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Adirondack Travel Summit Seeks to Support Diversity in the Park

With its rugged mountains and wild waterways, the Adirondacks have long been a tourist destination for those seeking to explore this grand landscape. From the Great Camps to rugged lean-tos, rustic adventures have defined the Adirondack experience for generations. And while the story of tourism in the Adirondacks is one to celebrate, the realities around class and wealth and racial disparity are more complicated chapters that need more attention. So it was great to see the Adirondack Diversity Initiative(ADI) team up with the Travel Unity organization to bring their Annual Summit on Diversity in Tourism to the Adirondack villages of Lake Placid and Tupper Lake this past October.

The Summit started as a forum focused on issues of diversity and inclusion in the world of travel. Past summits have highlighted issues pertaining to African-American travelers and travelers with disabilities, how tourism can benefit all of New York City (not just pockets), and how to market to diverse groups. With a multi-prong mission looking at both micro and macro approaches, the Travel Unity Summit continues to work on ways to increase diversity in the travel space.

Travel Unity Comes to the Adirondacks

This year was the first time the Travel Unity Summit was held outside of New York City, so hosting it in the Adirondacks was an important mark of progress for the group and the Park.  ADI could do a lot more to help if it became a state-funded program in the Adirondacks. It could help local business and organizations that have struggled to attract customers and members from diverse backgrounds, races, ethnicities, sexual orientations/preferences, physical abilities, and social groups.

Uploaded Image: /vs-uploads/adi/DiversitySummit.pngUploaded Image: /vs-uploads/adi/TravelUnity.png

Anti-Bias Training Integral to Change

The Travel Unity Summit provided a much-needed momentum push for anti-bias training, diversity and inclusion efforts in the Park. Although many of the attendees were folks who have participated in these discussions before, ADI Coordinator Melanie Reding said she was pleased to see more than 45 attendees, including, “a wider range of organizations we haven’t seen at our events before.”

Recent surveys by the Regional Office of Sustainable Tourism (ROOST), another key partner of the event, emphasize why the issue of diversity and inclusion are so important to the cultural fabric and economic future of our region. These surveys show that the vast majority of overnight visitors to the Adirondacks (93 percent) are Caucasian (see below) which pose unique challenges AND opportunities for our North Country communities who are seeking new ways to engage and promote the area to non-traditional visitors.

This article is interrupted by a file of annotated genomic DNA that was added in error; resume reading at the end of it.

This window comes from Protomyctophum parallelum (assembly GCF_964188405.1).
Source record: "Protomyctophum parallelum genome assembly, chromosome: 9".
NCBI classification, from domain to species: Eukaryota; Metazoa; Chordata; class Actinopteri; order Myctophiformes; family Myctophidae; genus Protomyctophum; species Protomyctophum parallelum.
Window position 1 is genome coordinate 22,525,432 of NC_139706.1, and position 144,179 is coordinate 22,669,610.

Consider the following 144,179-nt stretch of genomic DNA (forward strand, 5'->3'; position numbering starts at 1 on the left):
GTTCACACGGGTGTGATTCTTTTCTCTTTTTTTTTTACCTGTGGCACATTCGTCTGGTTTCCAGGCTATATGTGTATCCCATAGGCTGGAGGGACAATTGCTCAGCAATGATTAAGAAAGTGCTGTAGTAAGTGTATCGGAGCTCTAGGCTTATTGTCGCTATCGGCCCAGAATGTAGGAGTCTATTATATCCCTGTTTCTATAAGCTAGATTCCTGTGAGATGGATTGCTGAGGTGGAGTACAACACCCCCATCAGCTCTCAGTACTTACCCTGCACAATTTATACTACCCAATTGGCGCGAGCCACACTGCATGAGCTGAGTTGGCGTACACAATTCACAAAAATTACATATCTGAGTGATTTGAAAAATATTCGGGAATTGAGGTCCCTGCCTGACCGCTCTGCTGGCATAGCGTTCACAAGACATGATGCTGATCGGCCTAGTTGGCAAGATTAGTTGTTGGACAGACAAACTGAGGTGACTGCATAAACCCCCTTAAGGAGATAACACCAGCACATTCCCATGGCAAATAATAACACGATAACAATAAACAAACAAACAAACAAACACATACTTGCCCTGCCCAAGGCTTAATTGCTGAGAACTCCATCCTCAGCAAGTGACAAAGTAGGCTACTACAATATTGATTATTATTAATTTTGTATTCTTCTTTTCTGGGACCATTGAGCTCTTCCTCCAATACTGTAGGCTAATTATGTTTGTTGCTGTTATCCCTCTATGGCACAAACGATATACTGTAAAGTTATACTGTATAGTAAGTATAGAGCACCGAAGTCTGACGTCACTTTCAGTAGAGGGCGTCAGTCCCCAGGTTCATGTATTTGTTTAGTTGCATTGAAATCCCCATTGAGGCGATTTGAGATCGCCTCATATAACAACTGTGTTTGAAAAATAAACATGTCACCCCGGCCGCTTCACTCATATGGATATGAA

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Engagement by ROOST, the tourism promotion organization representing Essex, Franklin and Hamilton counties, as well as the Adirondack Park Agency and other governmental and nonprofit groups was critical to the Summit’s success. Having all of these institutions involved is critical to moving the dial on this discussion forward because each of these institutions play a unique role within our region and across economic sectors.

While the Summit was a success, the follow-up work is just beginning. There is value in supporting anti-bias training for the government agencies, businesses and organizations with offices in the Park. This training could help make the Adirondacks more diverse and inclusive and would help attract those who are looking for these values in the workplace.  

A huge thanks to all involved in organizing the first Adirondack Travel Unity Summit!
   


Uploaded Image: /vs-uploads/staff-headshots/John.jpgFor the past 25 years, John has been the voice of the Adirondack Council on radio and television, and on the pages of local, regional and national media.  John develops and executes the Council’s public relations and communications programs. 

He works with the media to explain the unique nature of the Adirondack Park and to help the public understand the Council’s efforts to sustain its clean air, wilderness, wildlife, clean water and vibrant communities.  He is the principal author of our annual State of the Park Report and assists with the editing of all Council publications. 

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